Jan Žižka

Statue of Jan Žižka by [[Bohumil Kafka]] on [[National Monument in Vitkov|Vítkov Hill]] in [[Prague]] Jan Žižka z Trocnova a Kalicha (; 1360 – 11 October 1424) was a Czech general – a contemporary and follower of Jan Hus and a Radical Hussite who led the Taborites. Žižka was a successful military leader and is now a Czech national hero. He was nicknamed "One-eyed Žižka", having lost one and then both eyes in battle. Jan Žižka led Hussite forces against three crusades and never lost a single battle despite being completely blind in his last stages of life.

He was born in the small village of Trocnov in the Kingdom of Bohemia into an family from the Czech nobility. From his youth, he was attached to the royal court and held the office of Chamberlain to Queen Sofia of Bavaria.

He fought in the Battle of Grunwald (15 July 1410), where he defended Radzyń against the Teutonic Order. Later he played a prominent role in the civil wars in Bohemia during the reign of King Wenceslas IV. In the Battle of Kutná Hora (1421) he defeated the army of the Holy Roman Empire and the Hungarian Kingdom. The effectiveness of his field artillery against the royal cavalry in this battle made it a successful element of Hussite armies.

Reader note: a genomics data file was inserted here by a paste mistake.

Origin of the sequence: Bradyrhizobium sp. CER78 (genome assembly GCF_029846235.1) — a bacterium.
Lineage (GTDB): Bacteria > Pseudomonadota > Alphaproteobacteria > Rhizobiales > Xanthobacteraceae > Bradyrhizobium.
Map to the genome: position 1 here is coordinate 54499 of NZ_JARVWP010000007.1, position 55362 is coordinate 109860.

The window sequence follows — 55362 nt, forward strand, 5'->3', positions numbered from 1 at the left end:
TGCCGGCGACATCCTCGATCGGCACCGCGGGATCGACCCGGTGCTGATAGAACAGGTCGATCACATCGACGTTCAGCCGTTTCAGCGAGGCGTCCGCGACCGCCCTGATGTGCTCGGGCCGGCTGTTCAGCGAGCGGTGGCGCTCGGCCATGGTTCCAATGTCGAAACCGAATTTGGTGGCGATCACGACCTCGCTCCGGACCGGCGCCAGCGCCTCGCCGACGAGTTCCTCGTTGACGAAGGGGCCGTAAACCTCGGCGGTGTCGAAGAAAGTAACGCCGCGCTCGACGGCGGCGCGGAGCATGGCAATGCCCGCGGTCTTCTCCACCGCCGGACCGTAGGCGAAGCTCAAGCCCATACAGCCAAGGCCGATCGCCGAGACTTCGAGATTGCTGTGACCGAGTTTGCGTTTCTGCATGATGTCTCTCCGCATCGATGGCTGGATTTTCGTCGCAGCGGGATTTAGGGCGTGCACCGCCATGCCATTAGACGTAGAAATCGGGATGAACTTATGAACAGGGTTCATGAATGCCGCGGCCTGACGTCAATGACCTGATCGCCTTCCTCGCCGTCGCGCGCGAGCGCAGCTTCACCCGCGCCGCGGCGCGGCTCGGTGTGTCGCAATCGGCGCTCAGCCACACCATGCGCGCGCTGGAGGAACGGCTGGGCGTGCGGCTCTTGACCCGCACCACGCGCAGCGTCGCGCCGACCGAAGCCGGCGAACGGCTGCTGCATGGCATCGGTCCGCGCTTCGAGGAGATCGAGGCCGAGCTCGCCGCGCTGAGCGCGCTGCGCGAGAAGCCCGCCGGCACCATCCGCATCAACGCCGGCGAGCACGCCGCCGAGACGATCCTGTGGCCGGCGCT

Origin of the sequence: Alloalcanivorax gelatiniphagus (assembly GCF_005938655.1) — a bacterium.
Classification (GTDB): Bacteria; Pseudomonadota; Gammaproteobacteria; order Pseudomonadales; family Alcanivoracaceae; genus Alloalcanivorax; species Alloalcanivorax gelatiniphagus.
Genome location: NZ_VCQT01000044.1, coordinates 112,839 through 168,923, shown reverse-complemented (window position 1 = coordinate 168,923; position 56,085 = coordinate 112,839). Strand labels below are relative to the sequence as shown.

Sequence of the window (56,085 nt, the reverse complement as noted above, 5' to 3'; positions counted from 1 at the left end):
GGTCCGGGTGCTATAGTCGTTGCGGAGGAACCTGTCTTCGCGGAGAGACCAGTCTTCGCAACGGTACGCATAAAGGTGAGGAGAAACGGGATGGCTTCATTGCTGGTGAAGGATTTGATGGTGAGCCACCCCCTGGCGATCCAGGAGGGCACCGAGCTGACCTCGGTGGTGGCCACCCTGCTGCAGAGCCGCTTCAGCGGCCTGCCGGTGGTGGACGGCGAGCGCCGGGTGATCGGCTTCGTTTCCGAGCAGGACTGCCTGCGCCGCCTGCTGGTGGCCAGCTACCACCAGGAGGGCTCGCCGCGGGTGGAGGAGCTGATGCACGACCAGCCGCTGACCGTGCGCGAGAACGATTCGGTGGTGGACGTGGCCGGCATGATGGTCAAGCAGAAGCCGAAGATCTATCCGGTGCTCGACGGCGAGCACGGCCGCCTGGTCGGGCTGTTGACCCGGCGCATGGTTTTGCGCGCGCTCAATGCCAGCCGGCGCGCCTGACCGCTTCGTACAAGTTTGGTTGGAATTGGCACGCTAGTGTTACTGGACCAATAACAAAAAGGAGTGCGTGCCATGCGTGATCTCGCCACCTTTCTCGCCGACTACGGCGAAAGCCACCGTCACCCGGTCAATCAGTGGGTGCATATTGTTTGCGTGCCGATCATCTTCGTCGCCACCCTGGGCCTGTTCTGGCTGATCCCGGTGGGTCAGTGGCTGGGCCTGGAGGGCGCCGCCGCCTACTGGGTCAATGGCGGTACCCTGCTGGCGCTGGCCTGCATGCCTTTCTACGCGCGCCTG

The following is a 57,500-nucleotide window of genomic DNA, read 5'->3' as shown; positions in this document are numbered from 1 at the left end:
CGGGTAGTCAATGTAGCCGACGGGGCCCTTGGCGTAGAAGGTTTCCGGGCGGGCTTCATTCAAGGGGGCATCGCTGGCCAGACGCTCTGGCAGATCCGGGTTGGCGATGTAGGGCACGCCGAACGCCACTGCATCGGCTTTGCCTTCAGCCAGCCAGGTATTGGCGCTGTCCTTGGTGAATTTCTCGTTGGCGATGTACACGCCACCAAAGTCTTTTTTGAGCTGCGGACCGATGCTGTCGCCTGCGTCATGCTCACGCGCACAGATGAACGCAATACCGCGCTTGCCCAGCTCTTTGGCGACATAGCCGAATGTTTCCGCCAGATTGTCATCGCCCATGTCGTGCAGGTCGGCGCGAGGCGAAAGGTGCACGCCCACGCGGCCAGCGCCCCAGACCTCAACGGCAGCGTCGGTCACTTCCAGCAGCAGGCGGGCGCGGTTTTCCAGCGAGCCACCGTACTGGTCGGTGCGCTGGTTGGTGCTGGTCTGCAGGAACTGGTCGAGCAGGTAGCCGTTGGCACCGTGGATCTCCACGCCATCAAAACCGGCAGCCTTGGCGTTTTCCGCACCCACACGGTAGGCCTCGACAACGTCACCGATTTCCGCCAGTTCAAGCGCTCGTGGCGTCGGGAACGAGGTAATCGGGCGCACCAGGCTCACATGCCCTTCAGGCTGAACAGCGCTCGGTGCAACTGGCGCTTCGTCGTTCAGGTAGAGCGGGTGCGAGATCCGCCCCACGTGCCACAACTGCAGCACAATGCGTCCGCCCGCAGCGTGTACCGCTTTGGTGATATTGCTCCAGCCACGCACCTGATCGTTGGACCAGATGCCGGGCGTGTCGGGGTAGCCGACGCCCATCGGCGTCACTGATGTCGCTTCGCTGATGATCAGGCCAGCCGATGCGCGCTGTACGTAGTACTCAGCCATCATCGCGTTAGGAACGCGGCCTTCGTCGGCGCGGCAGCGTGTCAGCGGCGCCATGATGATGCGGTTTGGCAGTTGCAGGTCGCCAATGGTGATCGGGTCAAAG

Žižka's tactics were unorthodox and innovative. In addition to training and equipping his army according to their abilities, he used armored wagons fitted with small cannons and muskets, anticipating the tank of five hundred years later. He exploited geographic features to the full and maintained good discipline in his armies. He had to quickly train peasants to repeatedly face highly trained and armored opponents who usually outnumbered his own troops.

A monument was erected on the Vítkov Hill in Prague to honor Jan Žižka and his victory on this hill in 1420. It is the third largest bronze equestrian statue in the world. Provided by Wikipedia
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by Žižka, Jan, 1943-
Published 2013
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